Do you want to learn more about how laser 3D scanning occurs? Do you have questions like how do 3D scanners work that keeps popping up in your mind? This post will answer that question and others.
A lot of companies find the use of 3D scanning useful. For so long, moviemakers have had various imaginations about how the tech can get used. With a market worth reaching $8 billion by 2025, the industry feels like a dream come true.
In this guide, we’ll answer some of the common questions about laser 3D scanning. We also included some more practical questions like how 3D scanning is useful in various industries. Keep reading to learn more about it.
1. What Is 3D Scanning?
Advancing 3D technology is one of the most anticipated news in many industries. One of these examples includes 3D printing. Did you know that 51% of enterprises use 3D printing in production?
Before we answer our first question, one may first want to ask the question of what is a 3D scanner. A 3D laser scanner is a machine that measures fine details and captures shapes to generate point clouds. It works best for measuring and inspecting contoured surfaces and complex geometries.
We come to what laser 3D scanning is. It’s the process of analyzing a real-world object to collect data on its shape via lasers. 3D laser scanning is the most popular consumer-level 3D scanning method.
Now, there are various ways of scanning an item in 3D. There are the photogrammetry method and structured lighting scanning. We also have the time of flight or laser pulse scanning, which is a solution used for large environments.
2. How Does a Laser 3D Scanner Work?
The laser 3D scanning process takes a few steps. The first step is data acquisition via 3D laser scanning. You place the object you want to scan on the bed of the digitizer.
Then, specialized software moves the laser probe above the object’s surface. A line of laser light gets projected onto the surface by the laser probe. Meanwhile, the two sensor cameras record the distance and shape of the laser light in 3D.
The next step in the process is getting the resulting data. On your computer, the object’s shape will appear as millions of points known as a point cloud. This process is precise and lightning-fast, gathering up to 750,000 points per second.
Once the point cloud data file gets created, they register and merge into a 3D representation of the object. It gets post-processed with various software packages. Each software package is appropriate for a specific application.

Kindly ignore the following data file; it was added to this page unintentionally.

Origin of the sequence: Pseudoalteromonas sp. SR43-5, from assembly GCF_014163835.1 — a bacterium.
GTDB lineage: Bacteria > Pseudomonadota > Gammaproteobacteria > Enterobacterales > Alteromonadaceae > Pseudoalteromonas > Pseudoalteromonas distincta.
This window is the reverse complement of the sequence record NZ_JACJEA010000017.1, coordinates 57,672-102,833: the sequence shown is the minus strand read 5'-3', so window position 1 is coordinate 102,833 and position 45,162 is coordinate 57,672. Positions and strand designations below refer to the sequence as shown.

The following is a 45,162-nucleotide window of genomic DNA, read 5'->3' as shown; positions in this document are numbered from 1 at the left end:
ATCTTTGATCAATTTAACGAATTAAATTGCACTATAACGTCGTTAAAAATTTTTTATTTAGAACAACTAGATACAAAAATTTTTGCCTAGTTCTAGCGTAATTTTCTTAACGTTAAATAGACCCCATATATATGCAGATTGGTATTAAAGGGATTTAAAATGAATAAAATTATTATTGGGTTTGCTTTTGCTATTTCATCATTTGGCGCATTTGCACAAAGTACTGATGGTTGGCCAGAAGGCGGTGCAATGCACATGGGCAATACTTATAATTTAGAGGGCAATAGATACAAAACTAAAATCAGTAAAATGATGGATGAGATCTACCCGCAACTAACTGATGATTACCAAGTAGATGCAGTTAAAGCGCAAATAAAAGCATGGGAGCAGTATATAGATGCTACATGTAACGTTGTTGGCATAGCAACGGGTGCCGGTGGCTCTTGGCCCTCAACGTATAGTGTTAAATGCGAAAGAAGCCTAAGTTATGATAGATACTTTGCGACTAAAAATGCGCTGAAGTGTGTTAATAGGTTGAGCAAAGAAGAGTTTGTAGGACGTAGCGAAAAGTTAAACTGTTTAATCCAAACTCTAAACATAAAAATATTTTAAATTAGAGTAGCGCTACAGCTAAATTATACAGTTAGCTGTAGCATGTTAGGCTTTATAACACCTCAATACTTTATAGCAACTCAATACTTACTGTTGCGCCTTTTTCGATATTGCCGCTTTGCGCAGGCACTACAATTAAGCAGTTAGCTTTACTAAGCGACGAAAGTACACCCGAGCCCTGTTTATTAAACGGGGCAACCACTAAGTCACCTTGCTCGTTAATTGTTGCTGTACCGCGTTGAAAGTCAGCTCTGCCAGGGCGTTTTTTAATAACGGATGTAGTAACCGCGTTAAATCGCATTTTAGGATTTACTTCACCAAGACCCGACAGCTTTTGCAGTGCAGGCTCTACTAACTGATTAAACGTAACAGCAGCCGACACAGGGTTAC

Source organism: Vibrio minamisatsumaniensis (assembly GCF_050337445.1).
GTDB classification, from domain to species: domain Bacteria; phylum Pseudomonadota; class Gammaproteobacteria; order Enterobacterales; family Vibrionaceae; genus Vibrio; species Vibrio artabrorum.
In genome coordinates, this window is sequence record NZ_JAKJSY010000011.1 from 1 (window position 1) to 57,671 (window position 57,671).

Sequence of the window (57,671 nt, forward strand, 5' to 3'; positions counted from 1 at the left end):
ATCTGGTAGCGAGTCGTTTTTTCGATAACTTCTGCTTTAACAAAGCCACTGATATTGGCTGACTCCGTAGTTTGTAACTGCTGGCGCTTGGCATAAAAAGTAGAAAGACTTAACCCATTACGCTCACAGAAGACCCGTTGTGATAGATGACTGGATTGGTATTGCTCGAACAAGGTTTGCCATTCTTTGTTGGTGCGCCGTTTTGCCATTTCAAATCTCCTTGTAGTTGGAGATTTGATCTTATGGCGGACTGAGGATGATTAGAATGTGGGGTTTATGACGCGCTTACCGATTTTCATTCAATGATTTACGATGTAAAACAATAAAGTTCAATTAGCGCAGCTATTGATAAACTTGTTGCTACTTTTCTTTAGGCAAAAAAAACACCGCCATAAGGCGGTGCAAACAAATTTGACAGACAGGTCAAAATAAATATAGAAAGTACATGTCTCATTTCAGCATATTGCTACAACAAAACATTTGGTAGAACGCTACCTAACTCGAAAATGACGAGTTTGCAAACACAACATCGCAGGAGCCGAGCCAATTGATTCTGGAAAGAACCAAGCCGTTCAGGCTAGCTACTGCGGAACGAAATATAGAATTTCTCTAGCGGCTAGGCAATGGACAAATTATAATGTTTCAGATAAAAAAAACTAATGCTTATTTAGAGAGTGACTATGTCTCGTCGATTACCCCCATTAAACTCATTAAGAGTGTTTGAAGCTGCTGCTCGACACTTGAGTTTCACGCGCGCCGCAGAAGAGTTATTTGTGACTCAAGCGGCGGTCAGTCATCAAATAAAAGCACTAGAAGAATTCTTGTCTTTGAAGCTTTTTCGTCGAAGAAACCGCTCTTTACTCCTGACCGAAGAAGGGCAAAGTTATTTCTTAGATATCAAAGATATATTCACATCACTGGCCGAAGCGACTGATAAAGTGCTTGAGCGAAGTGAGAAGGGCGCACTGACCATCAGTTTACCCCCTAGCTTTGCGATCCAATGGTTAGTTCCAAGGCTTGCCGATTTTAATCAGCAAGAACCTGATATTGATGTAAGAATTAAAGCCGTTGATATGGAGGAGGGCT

Some people may use the point cloud data for inspection to compare to the object to the designer’s CAD data. Often, you’ll see a color map deviation report in PDF come out. The report describes the differences between the scan data and the CAD data.
Other people may use 3D laser scanning to reverse engineer an object. They can use it to improve a surface model or correct imperfections. The results will depend on the needed application.
3. Are Laser Scanners Accurate?
In short, laser scanners are accurate.
Yet, certain errors can cause inaccuracies in 3D laser scanners. These errors include the laser range error, range noise, and mechanical error.
Errors in Laser Scanners
In the case of the laser range error, each scanner has a different calibration range. The calibration range is the interval for the measurement values of the scanner and measurement process. It may also change over time, so you need to reset it now and then.
When you send a scanner in to get calibrated, the error in the calibration gets recomputed. The resulting error found in the tests is the linearity error. This error gets plotted on a curve in which the center is zero.
The measurement of the offset of the plotted curve from zero is the linearity error. This error will tell you how accurate a scan will be on the calculated scan head. If the scan head has a bigger linearity error, you have fewer chances of getting an inaccurate scan.
Mechanical errors may also occur with your scanner. Its mirrors and servos in your scanner are subject to error too. They can have different measured angles compared to actual horizontal and vertical angles.
Range noise the measurement of each point in a cloud from the scanner. The higher the scan rate, the greater your range noise is. You can scan a flat wall and find that it’s not a smooth surface in profile view.
Normalize range noise or keep it at an absolute value. It may depend on your scanner and on your preferences. It helps if you know how the range noise gets calculated in your instruments.
4. What Are the Applications of 3D Scanning?
Human error counts for a lot of failure in attempts at taking measurements of things.
Thus, we often have to check and countercheck to ensure we have the right measurements of objects. This takes time and effort. This happens in all fields, especially medical and construction.
Computers, in contrast, have less likelihood of making mistakes in taking measurements. This lowers the risk of repeating the production of items due to errors. It also makes work easier and effortless.
The medical field is one that makes the most use of 3D scanning technology. Experts use 3D scans to measure and create prostheses for patients. In the dental sector, 3D scans can stimulate options and create dental devices.
3D scanning has a lot of potential in construction work too. You can use it to stock data on buildings or structures you can use for later. For example, 3D scans of the Notre Dame can help in restoring the parts that burned in April 2019.
Start Your Laser 3D Scanning Experience
That’s everything to know about laser 3D scanning and how it works. We hope we got to answer some of your questions about 3D laser scanning.
But why stop here when you can read more on 3D scanning? If you want to learn more about laser 3D scanning, you can check out our other posts as well. We have more informative content on 3D scanning devices and other tech-savvy topics!